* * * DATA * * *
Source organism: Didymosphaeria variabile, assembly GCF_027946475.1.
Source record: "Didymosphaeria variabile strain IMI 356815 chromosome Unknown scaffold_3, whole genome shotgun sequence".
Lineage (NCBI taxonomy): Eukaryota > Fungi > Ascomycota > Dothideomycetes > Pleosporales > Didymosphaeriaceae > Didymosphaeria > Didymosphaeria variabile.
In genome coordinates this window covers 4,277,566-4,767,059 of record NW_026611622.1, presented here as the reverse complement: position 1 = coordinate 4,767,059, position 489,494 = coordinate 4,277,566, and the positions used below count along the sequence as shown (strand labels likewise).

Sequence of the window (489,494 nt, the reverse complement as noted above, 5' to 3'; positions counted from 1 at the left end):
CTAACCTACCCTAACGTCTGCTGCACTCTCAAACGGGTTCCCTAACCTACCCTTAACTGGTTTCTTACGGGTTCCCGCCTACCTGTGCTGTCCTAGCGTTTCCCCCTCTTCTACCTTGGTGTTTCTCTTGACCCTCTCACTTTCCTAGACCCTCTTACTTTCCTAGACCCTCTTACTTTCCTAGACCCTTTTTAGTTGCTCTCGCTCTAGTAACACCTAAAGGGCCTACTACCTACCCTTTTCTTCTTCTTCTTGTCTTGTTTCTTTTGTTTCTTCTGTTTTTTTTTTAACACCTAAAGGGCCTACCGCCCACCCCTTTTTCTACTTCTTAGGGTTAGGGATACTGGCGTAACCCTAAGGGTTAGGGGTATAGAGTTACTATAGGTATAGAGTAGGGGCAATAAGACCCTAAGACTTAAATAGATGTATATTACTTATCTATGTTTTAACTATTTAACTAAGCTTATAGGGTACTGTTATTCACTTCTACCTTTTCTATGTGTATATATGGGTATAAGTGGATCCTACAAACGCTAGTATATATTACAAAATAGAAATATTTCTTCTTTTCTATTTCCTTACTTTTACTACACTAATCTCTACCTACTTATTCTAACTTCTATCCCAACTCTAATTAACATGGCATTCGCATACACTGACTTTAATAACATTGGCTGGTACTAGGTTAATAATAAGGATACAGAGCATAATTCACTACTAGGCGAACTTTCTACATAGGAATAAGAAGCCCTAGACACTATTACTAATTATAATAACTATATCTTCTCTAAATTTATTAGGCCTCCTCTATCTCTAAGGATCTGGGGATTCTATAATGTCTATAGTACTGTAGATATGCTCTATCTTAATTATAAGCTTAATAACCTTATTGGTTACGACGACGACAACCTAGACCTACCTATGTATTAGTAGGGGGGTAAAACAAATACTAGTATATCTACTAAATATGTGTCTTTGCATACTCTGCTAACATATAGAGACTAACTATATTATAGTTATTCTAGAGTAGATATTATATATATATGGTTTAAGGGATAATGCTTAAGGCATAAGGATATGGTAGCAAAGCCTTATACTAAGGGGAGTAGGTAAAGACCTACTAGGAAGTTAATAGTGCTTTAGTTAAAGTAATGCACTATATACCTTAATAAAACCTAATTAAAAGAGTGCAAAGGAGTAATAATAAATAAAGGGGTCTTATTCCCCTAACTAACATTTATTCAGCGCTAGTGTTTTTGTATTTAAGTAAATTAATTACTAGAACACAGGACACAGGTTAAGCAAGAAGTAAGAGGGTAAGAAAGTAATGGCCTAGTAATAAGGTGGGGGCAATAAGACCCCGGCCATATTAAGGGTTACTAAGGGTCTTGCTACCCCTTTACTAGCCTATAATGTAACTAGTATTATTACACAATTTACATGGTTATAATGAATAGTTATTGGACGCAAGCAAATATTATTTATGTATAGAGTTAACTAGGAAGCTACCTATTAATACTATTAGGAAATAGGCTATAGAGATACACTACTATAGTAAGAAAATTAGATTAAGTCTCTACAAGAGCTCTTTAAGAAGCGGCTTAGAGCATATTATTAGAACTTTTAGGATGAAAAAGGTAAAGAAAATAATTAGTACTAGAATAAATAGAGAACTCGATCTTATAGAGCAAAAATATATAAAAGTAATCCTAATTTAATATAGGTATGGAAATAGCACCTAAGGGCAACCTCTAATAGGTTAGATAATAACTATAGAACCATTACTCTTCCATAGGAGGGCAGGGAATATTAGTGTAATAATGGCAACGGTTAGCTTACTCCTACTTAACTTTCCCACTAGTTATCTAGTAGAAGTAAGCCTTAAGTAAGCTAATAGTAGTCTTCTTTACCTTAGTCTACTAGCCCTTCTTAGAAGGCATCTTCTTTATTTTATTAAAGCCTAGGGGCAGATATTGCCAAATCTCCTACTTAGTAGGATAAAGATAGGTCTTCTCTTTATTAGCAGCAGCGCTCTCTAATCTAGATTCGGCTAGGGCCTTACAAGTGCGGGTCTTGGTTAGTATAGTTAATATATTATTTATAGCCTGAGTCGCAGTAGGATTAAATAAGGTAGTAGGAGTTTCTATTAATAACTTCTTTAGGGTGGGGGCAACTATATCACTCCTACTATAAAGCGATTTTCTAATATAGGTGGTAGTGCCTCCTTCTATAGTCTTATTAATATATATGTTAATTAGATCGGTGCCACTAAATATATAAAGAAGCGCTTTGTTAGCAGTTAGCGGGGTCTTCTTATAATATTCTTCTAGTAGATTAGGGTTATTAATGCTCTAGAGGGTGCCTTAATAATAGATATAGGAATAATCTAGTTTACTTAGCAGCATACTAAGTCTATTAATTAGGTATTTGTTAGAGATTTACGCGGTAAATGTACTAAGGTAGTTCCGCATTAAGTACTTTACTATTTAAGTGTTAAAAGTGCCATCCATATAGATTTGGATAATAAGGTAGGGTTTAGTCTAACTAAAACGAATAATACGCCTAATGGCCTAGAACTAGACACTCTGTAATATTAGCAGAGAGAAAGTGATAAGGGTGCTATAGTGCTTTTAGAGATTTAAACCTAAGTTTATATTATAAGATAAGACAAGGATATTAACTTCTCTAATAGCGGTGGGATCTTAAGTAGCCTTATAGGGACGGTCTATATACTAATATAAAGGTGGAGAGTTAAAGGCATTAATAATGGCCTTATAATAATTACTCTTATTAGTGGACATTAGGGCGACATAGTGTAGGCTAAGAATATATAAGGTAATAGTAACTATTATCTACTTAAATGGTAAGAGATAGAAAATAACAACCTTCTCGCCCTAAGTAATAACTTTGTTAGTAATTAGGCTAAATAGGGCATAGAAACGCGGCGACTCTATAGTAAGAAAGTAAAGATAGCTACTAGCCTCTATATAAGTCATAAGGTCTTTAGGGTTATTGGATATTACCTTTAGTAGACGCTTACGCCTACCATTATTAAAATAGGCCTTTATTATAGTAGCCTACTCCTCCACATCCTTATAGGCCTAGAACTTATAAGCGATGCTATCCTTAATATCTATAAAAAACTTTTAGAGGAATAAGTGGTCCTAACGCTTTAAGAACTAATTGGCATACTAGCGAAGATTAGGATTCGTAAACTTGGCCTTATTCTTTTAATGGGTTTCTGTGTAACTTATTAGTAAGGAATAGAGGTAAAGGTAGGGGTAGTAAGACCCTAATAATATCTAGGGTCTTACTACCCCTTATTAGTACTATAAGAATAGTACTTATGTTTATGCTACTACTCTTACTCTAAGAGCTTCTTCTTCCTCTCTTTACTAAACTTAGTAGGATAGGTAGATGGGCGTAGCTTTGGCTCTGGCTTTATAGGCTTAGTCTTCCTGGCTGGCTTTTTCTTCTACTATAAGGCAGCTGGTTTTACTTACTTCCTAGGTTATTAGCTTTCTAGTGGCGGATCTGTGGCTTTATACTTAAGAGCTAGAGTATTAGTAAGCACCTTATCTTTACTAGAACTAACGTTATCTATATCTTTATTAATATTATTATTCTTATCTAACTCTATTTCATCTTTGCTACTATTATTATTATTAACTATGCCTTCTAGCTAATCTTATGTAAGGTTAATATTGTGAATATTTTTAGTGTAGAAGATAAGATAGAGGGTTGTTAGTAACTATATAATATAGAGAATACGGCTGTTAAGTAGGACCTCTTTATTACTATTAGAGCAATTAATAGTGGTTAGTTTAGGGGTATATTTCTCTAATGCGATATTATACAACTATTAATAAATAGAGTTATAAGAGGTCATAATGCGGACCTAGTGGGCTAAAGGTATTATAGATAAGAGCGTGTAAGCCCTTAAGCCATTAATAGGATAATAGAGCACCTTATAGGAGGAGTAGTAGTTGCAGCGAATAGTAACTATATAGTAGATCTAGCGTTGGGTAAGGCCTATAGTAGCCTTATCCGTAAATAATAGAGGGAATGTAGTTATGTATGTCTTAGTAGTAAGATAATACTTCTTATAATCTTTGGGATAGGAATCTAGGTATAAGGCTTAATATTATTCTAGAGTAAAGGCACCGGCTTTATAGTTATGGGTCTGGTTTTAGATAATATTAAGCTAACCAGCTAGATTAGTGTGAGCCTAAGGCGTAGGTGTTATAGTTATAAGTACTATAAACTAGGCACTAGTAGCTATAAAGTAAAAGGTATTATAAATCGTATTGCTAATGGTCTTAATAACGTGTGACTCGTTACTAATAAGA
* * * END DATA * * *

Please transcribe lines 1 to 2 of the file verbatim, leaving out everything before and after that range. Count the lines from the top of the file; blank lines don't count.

Source organism: Didymosphaeria variabile, assembly GCF_027946475.1.
Source record: "Didymosphaeria variabile strain IMI 356815 chromosome Unknown scaffold_3, whole genome shotgun sequence".